We got back from Hyllningsfest in Lindsborg last night. I mentioned to my eldest on the way to school this morning that by the next Hyllningsfest (in two years), we will be talking about colleges for her. "I have no idea where I want to go to college!" she lamented. "I don't even know what I want to do with my life!" In my prayers driving out of the high school parking lot, I prayed that God would give her a clear calling for her future.
But then I thought, what if she isn't supposed to know her calling yet when she gets out of high school? What if she doesn't know until she meets the man she's supposed to marry -- what if her calling is to be a mother and a "helpmeet"? What if the thing God made her for and wants her to devote her energy and passion to is raising her children and supporting her husband in his calling?
I have known women like that. Women who never really had a job, but raised amazing children and were their husbands' "right-hand men" in the work God called them to do. They had just as much skill and talent and passion about what they were doing as any career woman on the fast-track. They had just as much influence on their world, maybe more. They were very happy. But I wonder how many people over the years had looked at them as sadly unambitious and thought they were wasting their lives.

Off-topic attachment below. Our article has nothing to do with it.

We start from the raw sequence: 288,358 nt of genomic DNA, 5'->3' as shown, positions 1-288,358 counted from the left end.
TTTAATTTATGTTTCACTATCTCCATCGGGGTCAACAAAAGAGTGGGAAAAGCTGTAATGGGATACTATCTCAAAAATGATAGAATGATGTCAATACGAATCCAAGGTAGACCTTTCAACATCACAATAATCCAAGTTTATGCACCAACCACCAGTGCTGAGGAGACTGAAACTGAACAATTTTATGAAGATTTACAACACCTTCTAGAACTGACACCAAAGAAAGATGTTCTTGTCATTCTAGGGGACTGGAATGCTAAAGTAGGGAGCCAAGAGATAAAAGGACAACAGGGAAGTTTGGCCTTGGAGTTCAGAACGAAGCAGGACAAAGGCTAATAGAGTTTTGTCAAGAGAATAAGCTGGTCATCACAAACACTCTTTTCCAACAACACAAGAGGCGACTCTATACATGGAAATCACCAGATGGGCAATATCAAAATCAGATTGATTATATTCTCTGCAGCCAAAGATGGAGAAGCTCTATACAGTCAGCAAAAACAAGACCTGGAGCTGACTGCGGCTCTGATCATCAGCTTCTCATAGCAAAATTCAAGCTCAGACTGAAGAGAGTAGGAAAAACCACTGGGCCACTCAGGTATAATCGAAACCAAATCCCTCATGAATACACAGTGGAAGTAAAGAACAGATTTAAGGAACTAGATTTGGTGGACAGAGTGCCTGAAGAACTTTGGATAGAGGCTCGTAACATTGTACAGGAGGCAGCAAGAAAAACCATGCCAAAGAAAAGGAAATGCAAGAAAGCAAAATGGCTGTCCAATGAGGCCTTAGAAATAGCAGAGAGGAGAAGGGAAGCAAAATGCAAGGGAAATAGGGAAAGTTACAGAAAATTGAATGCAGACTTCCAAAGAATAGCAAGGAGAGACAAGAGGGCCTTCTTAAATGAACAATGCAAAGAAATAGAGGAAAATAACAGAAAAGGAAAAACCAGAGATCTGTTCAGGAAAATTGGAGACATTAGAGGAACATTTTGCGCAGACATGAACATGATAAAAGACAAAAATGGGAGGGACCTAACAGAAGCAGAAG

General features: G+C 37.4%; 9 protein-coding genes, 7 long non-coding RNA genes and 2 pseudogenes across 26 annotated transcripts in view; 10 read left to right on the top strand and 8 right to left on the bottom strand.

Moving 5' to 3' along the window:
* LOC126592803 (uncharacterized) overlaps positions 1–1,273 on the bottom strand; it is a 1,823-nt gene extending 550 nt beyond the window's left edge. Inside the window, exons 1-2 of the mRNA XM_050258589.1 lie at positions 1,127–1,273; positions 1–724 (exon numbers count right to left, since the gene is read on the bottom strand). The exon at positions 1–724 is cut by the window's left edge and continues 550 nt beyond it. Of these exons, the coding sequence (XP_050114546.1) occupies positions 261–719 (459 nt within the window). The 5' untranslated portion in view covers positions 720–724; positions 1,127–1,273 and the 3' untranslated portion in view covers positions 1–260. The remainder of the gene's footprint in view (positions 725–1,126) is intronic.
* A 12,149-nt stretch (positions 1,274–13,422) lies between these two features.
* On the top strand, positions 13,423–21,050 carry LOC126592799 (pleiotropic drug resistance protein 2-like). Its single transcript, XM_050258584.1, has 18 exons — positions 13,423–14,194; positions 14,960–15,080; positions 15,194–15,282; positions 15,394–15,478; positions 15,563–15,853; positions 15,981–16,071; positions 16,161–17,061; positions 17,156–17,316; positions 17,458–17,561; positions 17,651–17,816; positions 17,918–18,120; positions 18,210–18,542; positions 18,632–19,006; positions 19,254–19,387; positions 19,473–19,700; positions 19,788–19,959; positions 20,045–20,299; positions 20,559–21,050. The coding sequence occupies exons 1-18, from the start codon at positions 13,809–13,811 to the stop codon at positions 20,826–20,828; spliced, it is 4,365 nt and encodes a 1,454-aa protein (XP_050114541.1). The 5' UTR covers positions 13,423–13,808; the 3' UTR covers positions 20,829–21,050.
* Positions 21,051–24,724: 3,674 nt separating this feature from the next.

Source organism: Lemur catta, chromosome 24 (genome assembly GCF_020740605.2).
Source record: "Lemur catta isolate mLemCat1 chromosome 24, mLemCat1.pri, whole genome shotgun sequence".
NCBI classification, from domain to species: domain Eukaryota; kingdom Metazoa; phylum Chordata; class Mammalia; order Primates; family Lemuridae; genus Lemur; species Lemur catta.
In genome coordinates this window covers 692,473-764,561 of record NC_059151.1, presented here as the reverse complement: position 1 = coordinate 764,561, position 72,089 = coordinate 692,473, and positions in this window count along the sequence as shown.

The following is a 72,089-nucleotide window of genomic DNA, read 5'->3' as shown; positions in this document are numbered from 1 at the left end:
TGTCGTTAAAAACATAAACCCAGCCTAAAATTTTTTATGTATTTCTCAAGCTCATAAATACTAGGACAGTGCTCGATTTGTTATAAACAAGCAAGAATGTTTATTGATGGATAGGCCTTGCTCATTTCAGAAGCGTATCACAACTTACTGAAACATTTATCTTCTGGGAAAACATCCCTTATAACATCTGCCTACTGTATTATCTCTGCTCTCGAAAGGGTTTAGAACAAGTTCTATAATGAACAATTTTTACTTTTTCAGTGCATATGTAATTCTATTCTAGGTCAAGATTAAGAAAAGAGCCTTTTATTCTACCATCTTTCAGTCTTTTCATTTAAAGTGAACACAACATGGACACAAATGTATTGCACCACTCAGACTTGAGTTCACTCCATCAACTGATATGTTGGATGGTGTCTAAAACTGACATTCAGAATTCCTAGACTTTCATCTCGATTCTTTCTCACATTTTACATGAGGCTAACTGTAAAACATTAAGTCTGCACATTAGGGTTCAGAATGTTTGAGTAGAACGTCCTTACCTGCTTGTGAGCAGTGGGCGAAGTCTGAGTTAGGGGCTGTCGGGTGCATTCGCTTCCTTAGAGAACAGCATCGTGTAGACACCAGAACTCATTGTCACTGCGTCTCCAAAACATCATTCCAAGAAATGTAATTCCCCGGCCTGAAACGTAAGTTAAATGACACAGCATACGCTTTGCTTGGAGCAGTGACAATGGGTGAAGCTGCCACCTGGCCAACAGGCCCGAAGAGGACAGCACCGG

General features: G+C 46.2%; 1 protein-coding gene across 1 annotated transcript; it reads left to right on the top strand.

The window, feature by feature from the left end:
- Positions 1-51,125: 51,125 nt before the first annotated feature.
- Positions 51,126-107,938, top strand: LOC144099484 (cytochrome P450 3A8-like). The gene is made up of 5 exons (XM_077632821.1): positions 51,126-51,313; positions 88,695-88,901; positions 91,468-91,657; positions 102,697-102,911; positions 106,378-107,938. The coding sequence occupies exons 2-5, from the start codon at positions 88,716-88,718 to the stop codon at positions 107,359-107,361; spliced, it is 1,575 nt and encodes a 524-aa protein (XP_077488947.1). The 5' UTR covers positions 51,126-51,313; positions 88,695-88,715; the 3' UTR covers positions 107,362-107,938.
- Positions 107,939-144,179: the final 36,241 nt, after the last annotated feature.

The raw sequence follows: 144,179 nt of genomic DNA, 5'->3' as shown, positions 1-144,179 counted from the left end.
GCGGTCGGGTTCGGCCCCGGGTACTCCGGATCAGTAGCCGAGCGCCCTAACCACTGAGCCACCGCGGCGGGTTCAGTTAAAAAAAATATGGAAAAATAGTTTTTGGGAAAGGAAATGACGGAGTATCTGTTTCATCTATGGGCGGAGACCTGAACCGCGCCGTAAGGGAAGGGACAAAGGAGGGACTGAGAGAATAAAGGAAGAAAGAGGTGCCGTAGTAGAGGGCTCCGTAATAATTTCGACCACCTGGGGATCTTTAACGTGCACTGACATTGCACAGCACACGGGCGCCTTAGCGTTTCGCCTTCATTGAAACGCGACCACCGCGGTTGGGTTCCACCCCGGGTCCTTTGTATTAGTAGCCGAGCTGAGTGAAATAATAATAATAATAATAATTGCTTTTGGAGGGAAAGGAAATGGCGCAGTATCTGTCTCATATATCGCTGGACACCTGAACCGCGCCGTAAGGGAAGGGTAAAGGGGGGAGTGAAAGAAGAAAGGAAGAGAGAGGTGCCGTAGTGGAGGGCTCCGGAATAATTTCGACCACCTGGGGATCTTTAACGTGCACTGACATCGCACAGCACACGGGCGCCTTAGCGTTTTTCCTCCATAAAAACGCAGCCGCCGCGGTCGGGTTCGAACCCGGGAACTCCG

I want my daughters to go to college. And I've become more convinced, too, that they need to start right after high school and get, at least, the basic courses out of the way while they're still fresh in their minds and while they're still used to a study routine. It would be much harder to come back to that stuff a few years later when they've decided on a career path finally. But I do hope I, and the other important people in their lives, will give them grace and encouragement if they come to realize that their future isn't going to require a college degree, or even a paying job.
As I've said before, that's one of my beefs with the women's rights movement -- the way it has demonized the "traditional" woman. I thought the idea was to open up more options for women, not to exchange one set for another.